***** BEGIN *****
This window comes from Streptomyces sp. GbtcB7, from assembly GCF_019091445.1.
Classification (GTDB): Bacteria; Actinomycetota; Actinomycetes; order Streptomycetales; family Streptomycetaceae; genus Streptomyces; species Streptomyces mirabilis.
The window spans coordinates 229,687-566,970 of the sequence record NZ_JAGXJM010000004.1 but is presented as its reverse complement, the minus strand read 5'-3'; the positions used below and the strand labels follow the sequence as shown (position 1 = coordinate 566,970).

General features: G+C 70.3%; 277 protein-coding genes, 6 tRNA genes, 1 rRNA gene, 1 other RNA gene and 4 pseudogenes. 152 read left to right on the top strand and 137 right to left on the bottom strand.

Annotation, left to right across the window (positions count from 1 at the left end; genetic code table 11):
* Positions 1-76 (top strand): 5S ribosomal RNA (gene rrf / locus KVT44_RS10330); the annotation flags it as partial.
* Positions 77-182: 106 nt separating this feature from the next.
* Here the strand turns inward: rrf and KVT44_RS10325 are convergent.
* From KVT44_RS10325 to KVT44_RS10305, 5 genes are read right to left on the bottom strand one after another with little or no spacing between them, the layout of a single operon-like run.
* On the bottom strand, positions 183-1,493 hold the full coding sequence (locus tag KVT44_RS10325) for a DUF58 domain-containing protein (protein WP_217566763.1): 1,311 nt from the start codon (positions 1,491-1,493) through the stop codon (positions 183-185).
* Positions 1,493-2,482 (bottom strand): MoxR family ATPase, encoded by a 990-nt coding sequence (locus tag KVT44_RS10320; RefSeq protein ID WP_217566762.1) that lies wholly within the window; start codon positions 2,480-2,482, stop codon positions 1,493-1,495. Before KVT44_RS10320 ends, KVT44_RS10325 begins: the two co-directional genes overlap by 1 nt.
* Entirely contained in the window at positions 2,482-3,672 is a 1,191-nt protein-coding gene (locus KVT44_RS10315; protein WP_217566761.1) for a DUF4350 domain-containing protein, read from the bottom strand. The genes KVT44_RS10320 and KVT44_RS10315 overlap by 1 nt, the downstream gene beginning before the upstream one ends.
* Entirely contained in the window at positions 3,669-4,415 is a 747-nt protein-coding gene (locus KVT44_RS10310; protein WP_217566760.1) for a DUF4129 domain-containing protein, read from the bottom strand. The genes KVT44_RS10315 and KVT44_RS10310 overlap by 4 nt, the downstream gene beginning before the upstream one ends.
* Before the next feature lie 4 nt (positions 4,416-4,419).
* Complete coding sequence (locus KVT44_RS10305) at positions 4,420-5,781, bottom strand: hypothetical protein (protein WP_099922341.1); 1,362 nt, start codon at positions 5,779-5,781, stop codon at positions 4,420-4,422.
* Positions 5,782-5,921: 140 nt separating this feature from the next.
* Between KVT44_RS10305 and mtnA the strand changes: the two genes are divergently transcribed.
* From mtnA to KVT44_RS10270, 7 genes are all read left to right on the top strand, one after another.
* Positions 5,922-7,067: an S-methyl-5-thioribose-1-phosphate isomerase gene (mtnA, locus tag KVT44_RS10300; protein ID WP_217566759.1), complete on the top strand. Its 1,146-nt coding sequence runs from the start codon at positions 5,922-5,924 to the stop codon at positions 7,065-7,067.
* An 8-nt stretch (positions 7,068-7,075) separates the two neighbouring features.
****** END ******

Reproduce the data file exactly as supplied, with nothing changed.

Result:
This window comes from Streptomyces sp. GbtcB7, from assembly GCF_019091445.1.
Classification (GTDB): Bacteria; Actinomycetota; Actinomycetes; order Streptomycetales; family Streptomycetaceae; genus Streptomyces; species Streptomyces mirabilis.
The window spans coordinates 229,687-566,970 of the sequence record NZ_JAGXJM010000004.1 but is presented as its reverse complement, the minus strand read 5'-3'; the positions used below and the strand labels follow the sequence as shown (position 1 = coordinate 566,970).

General features: G+C 70.3%; 277 protein-coding genes, 6 tRNA genes, 1 rRNA gene, 1 other RNA gene and 4 pseudogenes. 152 read left to right on the top strand and 137 right to left on the bottom strand.

Annotation, left to right across the window (positions count from 1 at the left end; genetic code table 11):
* Positions 1-76 (top strand): 5S ribosomal RNA (gene rrf / locus KVT44_RS10330); the annotation flags it as partial.
* Positions 77-182: 106 nt separating this feature from the next.
* Here the strand turns inward: rrf and KVT44_RS10325 are convergent.
* From KVT44_RS10325 to KVT44_RS10305, 5 genes are read right to left on the bottom strand one after another with little or no spacing between them, the layout of a single operon-like run.
* On the bottom strand, positions 183-1,493 hold the full coding sequence (locus tag KVT44_RS10325) for a DUF58 domain-containing protein (protein WP_217566763.1): 1,311 nt from the start codon (positions 1,491-1,493) through the stop codon (positions 183-185).
* Positions 1,493-2,482 (bottom strand): MoxR family ATPase, encoded by a 990-nt coding sequence (locus tag KVT44_RS10320; RefSeq protein ID WP_217566762.1) that lies wholly within the window; start codon positions 2,480-2,482, stop codon positions 1,493-1,495. Before KVT44_RS10320 ends, KVT44_RS10325 begins: the two co-directional genes overlap by 1 nt.
* Entirely contained in the window at positions 2,482-3,672 is a 1,191-nt protein-coding gene (locus KVT44_RS10315; protein WP_217566761.1) for a DUF4350 domain-containing protein, read from the bottom strand. The genes KVT44_RS10320 and KVT44_RS10315 overlap by 1 nt, the downstream gene beginning before the upstream one ends.
* Entirely contained in the window at positions 3,669-4,415 is a 747-nt protein-coding gene (locus KVT44_RS10310; protein WP_217566760.1) for a DUF4129 domain-containing protein, read from the bottom strand. The genes KVT44_RS10315 and KVT44_RS10310 overlap by 4 nt, the downstream gene beginning before the upstream one ends.
* Before the next feature lie 4 nt (positions 4,416-4,419).
* Complete coding sequence (locus KVT44_RS10305) at positions 4,420-5,781, bottom strand: hypothetical protein (protein WP_099922341.1); 1,362 nt, start codon at positions 5,779-5,781, stop codon at positions 4,420-4,422.
* Positions 5,782-5,921: 140 nt separating this feature from the next.
* Between KVT44_RS10305 and mtnA the strand changes: the two genes are divergently transcribed.
* From mtnA to KVT44_RS10270, 7 genes are all read left to right on the top strand, one after another.
* Positions 5,922-7,067: an S-methyl-5-thioribose-1-phosphate isomerase gene (mtnA, locus tag KVT44_RS10300; protein ID WP_217566759.1), complete on the top strand. Its 1,146-nt coding sequence runs from the start codon at positions 5,922-5,924 to the stop codon at positions 7,065-7,067.
* An 8-nt stretch (positions 7,068-7,075) separates the two neighbouring features.